Dash Place takes dim view of new Manhattan College building


Monika Howard and her family used to have a nice view of Gaelic Park and the broad expanse of the northwest Bronx from their home on Dash Place.

But a new complex on the campus of Manhattan College has obstructed their panoramic vista.

Ms. Howard, her husband, son and elderly mother now have a direct view of an elaborate and large heating, cooling and ventilation system located atop the recently constructed Raymond W. Kelly ‘63 Students Commons building.

“We knew there would be a building,” said Ms. Howard, who has lived in her current residence for the past 50 years. “We went to the community board meetings when they broke ground. They said it would be two stories, but it’s clearly three. My big concerns are now about the exhaust and the noise.”

But Manhattan College Vice President for Facilities Andrew Ryan said, “The entire design of the Raymond W. Kelly building was approved by the New York City Department of Buildings in 2012 including the mechanical systems. Both the height of the building and rooftop equipment are in compliance with the approved design.”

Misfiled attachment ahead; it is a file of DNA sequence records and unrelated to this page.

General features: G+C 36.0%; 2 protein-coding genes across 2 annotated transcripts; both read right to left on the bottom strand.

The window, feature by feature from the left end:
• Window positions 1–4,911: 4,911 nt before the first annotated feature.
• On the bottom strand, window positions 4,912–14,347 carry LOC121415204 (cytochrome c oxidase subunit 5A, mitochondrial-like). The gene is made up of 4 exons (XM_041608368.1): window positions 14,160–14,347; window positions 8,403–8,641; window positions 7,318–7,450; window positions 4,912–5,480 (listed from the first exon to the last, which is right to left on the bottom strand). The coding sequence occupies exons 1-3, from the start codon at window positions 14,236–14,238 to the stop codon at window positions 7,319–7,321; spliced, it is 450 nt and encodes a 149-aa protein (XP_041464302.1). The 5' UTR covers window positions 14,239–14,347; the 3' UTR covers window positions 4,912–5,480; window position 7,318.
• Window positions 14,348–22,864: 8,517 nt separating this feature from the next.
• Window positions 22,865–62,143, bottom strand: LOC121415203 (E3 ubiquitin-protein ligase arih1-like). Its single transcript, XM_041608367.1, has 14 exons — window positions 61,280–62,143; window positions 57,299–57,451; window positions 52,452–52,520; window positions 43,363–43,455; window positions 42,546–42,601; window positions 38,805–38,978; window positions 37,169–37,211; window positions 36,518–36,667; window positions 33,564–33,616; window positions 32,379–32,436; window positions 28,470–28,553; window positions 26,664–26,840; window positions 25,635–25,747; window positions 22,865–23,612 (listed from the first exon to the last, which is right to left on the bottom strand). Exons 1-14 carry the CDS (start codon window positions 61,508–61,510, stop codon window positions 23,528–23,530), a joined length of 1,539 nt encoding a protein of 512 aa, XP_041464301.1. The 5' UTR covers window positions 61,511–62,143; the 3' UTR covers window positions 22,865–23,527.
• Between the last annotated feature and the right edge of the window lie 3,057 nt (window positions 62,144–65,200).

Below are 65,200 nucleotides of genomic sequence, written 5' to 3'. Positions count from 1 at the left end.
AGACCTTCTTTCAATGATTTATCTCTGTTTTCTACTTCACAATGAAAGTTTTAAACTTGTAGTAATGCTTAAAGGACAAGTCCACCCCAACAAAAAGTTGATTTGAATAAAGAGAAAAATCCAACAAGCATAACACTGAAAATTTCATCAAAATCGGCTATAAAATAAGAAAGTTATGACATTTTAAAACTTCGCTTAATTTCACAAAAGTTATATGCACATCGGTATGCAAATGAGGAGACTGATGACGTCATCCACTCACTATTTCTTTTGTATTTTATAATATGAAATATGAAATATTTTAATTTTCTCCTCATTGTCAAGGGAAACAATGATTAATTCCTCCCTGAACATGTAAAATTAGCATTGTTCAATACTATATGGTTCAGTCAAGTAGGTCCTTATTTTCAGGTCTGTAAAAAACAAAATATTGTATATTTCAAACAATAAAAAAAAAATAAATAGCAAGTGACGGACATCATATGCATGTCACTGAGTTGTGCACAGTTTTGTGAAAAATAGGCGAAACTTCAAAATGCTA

Mr. Ryan added that only 29 percent of the rooftop was dedicated to mechanical equipment and that it met all noise standards.

The 70,000-square-foot building is set to open sometime this year. According to Manhattan College’s website, the project’s cost was set at $48 million.

Ms. Howard said she did not contact any of her local political representatives to protest or question the construction because she did not believe her efforts would result in any change to Manhattan College’s building plans.

“For 50 years, it was beautiful,” said Ms. Howard’s mother, Alice Rumpler, 92, referring to the views from their home.  

Ms. Howard suggested the college place a screen around the rooftop equipment. “I’m hoping they might put some covering or a privacy curtain over it,” she said “There are people who paid $500,000 for condos who have lost their view.”

Ms. Howard said the lone bright spot is that the new facility might reduce noise from the subway trains running along the elevated tracks on Broadway.

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